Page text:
a. At least one account past due
Definition: Indicator for at least one (non-medical) tradeline 30+ days past due

b. At least one account in default
Definition: Indicator for at least one (non-medical) tradeline 90+ days past due

c. Number of accounts in default
Definition: Count of (non-medical) tradelines with payments 90+ days past due

d. Account balances past due
Definition: Sum of account balances for (non-medical) tradelines with payments 30+ days past due

e. Account balances in default
Definition: Sum of account balances for (non-medical) tradelines with payments 90+ days past due

3. Public records domain

a. Chapter 7 bankruptcy in last 12 months
Definition: Indicator for Chapter 7 filing in last 12 months

b. Chapter 13 bankruptcy in last 12 months
Definition: Indicator for Chapter 13 filing in last 12 months

c. Bankruptcy in last 12 months (aggregate measure)
Definition: Indicator for bankruptcy filing in last 12 months

4. Credit supply domain

a. Credit score (conditional on having one)
Definition: Vantage Score (or if not available most widely used credit score available)

b. Credit score indicator
Definition: Indicator for having credit score used in 4a

c. Credit limits
Definition: Sum of credit limits across credit cards

5. Unsecured borrowing domain

a. At least one credit card
Definition: Indicator for at least one credit card

b. Number of credit cards
Definition: Number of credit card accounts

c. Credit card balances
Definition: Sum of credit card balances

6. Secured borrowing domain

a. Number of mortgages
Definition: Number of mortgages

b. Number of auto loans
Definition: Number of auto loans

c. Mortgage balances
Definition: Sum of mortgage balances

d. Auto loan balances
Definition: Sum of auto loan balances
Secondary Outcomes (explanation)
Experimental Design
Experimental Design
We are conducting a randomized-controlled trial (RCT) to estimate the impact of medical debt forgiveness on measures of financial well-being. Individuals are randomly assigned to one of two arms:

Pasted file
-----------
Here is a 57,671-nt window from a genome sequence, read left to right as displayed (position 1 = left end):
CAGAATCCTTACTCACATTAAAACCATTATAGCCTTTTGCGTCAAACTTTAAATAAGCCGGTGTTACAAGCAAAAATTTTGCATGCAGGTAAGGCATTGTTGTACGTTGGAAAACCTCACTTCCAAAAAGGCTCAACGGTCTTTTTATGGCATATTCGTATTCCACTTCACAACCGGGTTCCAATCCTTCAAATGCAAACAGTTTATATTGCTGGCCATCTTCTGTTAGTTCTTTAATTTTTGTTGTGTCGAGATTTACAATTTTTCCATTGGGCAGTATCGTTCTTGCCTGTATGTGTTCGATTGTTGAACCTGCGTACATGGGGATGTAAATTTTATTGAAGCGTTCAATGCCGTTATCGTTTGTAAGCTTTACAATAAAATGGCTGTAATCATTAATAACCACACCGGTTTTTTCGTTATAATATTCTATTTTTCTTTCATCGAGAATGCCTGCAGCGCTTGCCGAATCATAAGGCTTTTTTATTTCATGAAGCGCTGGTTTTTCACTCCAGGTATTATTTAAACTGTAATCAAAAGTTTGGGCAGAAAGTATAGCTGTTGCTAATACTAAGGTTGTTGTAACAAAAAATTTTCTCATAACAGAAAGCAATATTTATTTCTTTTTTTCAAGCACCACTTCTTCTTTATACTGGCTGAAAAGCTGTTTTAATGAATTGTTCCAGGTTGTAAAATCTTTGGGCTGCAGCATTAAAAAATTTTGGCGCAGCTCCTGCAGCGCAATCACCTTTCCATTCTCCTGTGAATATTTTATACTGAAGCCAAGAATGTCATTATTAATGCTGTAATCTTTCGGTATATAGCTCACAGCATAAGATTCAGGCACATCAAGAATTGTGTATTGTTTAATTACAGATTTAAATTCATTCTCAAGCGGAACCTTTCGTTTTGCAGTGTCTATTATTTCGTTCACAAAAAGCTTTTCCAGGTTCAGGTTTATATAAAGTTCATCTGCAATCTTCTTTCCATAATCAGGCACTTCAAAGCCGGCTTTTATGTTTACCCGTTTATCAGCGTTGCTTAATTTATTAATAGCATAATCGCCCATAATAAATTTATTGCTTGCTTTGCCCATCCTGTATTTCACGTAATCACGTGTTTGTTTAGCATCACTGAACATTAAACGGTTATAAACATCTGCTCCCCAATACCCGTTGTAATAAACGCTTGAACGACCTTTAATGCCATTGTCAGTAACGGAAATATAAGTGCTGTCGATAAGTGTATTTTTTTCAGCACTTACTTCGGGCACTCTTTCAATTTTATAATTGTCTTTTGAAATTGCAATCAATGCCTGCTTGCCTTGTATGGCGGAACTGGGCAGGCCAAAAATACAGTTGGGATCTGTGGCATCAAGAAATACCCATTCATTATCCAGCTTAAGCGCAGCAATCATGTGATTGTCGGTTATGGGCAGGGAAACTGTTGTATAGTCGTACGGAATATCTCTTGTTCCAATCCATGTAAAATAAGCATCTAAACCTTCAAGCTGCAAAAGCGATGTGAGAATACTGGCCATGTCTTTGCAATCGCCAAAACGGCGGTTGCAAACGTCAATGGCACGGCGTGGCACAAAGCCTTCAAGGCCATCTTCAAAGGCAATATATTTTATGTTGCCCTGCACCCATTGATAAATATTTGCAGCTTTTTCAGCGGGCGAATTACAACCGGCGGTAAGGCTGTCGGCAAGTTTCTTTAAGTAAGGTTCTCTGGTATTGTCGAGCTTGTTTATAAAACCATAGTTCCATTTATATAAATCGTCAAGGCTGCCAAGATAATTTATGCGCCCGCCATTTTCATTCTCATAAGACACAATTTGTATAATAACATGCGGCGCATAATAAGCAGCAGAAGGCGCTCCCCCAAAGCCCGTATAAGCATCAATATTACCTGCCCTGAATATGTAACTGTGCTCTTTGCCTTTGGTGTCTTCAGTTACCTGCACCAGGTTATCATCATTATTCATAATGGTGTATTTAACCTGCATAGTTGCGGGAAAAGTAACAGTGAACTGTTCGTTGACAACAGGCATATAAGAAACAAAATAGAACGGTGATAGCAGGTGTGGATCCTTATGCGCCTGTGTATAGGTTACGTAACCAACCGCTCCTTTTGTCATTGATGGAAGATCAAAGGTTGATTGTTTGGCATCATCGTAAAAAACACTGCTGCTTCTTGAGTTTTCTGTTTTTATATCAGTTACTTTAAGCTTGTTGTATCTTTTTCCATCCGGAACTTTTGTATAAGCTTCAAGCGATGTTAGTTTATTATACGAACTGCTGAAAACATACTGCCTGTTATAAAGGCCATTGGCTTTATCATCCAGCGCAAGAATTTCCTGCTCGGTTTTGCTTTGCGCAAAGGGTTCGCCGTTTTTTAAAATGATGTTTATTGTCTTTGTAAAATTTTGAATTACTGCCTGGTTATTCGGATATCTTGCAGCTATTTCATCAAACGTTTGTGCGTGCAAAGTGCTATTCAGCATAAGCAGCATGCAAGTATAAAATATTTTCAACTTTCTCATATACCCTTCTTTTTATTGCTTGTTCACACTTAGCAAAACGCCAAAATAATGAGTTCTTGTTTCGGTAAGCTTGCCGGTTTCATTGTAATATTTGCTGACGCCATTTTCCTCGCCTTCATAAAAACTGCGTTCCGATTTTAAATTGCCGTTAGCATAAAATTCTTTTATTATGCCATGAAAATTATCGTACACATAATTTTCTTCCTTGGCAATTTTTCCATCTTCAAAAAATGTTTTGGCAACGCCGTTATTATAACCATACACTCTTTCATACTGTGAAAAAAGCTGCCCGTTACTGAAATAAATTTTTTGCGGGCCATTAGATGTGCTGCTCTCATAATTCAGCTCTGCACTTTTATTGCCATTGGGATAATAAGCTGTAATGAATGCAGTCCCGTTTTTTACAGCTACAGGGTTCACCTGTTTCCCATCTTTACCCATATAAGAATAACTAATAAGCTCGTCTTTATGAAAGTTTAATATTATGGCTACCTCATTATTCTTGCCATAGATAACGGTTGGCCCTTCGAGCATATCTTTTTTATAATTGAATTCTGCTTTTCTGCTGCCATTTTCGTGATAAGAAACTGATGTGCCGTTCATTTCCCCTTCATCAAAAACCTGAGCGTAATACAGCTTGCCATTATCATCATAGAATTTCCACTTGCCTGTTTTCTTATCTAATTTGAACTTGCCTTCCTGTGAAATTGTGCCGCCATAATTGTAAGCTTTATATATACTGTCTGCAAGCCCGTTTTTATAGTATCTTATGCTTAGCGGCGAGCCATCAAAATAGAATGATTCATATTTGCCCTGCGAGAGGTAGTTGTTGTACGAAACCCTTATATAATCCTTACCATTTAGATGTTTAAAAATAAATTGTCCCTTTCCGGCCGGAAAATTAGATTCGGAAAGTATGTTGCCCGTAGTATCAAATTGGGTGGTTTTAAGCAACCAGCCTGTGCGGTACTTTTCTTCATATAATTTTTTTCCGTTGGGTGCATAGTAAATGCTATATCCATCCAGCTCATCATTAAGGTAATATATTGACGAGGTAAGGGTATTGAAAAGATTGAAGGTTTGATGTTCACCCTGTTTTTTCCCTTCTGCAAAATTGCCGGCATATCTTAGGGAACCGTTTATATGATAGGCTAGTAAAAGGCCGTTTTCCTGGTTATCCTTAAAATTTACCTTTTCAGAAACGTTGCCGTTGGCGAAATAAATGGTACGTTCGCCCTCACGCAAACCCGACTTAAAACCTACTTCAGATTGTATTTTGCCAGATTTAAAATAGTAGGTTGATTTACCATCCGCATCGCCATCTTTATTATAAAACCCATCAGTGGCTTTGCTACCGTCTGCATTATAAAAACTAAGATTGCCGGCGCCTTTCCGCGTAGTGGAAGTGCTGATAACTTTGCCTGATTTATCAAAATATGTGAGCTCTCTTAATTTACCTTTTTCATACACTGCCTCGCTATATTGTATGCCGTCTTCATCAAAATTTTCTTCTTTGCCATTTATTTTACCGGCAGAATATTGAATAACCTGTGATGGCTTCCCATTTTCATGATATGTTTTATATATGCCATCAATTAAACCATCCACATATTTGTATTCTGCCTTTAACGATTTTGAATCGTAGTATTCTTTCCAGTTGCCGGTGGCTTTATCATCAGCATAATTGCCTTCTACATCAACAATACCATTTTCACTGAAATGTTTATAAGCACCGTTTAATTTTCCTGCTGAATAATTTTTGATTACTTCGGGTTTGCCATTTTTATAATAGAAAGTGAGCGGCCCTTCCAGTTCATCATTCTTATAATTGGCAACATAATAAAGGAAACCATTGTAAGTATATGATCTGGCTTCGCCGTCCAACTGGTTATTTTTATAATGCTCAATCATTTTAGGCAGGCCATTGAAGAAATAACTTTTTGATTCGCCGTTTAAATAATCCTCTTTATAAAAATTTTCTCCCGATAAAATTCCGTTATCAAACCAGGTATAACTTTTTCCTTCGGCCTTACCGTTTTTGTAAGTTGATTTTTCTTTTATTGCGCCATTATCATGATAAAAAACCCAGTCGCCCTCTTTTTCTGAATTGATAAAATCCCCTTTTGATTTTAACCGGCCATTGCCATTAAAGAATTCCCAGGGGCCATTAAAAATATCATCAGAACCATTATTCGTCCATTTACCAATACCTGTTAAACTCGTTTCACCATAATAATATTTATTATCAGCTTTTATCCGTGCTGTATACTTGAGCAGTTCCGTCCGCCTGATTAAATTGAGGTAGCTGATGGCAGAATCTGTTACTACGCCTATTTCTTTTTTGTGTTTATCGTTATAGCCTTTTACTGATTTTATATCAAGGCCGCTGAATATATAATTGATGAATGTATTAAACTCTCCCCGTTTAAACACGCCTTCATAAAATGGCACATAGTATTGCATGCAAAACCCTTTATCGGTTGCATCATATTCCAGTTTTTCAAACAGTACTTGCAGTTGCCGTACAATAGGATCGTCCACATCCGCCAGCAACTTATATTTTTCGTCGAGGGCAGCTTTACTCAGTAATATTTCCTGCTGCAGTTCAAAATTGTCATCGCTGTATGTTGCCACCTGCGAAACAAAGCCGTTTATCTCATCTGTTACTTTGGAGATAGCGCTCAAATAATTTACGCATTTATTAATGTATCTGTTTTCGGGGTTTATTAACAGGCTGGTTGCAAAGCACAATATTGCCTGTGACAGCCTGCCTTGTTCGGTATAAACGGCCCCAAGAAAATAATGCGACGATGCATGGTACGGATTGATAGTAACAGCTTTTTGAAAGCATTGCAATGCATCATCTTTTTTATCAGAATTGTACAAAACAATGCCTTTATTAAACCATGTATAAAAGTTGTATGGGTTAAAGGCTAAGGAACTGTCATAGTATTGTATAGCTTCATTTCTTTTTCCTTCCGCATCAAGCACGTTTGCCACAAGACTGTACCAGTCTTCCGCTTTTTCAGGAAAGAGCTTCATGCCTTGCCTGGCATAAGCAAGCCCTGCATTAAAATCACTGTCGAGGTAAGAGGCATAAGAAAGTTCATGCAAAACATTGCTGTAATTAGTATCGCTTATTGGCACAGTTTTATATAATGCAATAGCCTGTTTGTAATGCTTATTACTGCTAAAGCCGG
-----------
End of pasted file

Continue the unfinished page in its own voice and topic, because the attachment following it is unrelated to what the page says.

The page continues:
Control: No contact is made with debtors, and no action is taken on medical debt, by researchers; ongoing collections, to the extent that they occur, proceed as normal. The control arm captures status quo interactions with debt collections.

Treatment: For these subjects, RIP Medical Debt will purchase all observed medical debt in collections held by First Financial Asset Management (FFAM), and then retire that debt from collections. We will mail subjects letters informing them of the source and dollar amount of medical debt that was abolished.
Experimental Design Details
Not available
Randomization Method
Randomization done by a computer
Randomization Unit
Individual X debt buy
Was the treatment clustered?
No
Experiment Characteristics
Sample size: planned number of clusters
Debt purchases are ongoing. Final sample size will be determined based on available funding to purchase debt.
Sample size: planned number of observations
Debt purchases are ongoing. Final sample size will be determined based on available funding to purchase debt.
Sample size (or number of clusters) by treatment arms
Debt purchases are ongoing. Final sample size will be determined based on available funding to purchase debt.
Minimum detectable effect size for main outcomes (accounting for sample design and clustering)
IRB
INSTITUTIONAL REVIEW BOARDS (IRBs)
IRB Name
IRB Approval Date
IRB Approval Number
Analysis Plan